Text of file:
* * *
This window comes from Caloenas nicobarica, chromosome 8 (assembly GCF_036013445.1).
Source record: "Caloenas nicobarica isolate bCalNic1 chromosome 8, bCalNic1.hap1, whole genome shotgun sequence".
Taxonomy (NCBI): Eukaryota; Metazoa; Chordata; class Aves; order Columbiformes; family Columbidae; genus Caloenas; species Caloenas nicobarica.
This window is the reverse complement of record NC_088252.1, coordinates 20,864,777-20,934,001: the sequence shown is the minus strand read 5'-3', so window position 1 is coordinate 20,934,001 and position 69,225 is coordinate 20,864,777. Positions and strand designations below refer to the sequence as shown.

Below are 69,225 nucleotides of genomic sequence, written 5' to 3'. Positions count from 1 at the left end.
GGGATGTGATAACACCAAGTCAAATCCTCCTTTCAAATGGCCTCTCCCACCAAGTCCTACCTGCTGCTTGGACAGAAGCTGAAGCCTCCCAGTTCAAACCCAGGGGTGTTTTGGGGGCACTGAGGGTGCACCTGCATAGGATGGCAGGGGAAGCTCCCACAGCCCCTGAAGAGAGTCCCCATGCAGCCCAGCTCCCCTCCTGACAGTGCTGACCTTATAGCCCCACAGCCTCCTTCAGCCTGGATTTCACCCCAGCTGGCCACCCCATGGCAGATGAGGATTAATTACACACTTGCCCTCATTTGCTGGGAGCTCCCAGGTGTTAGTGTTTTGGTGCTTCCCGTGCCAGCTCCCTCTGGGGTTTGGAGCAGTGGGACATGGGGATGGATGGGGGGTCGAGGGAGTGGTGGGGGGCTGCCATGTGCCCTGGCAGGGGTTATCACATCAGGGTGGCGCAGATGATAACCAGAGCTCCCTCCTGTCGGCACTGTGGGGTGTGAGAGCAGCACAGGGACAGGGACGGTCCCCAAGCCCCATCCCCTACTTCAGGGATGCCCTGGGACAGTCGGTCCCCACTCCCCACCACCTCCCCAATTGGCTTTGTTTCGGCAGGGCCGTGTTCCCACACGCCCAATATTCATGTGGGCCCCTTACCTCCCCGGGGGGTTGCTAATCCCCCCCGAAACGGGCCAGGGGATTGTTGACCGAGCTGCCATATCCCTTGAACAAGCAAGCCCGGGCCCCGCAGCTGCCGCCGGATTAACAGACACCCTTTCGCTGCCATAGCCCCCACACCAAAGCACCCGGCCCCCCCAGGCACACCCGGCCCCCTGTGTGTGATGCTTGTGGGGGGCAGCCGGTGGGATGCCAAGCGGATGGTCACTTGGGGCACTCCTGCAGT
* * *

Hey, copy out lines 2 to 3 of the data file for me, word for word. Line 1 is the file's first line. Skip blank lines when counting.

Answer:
Source record: "Caloenas nicobarica isolate bCalNic1 chromosome 8, bCalNic1.hap1, whole genome shotgun sequence".
Taxonomy (NCBI): Eukaryota; Metazoa; Chordata; class Aves; order Columbiformes; family Columbidae; genus Caloenas; species Caloenas nicobarica.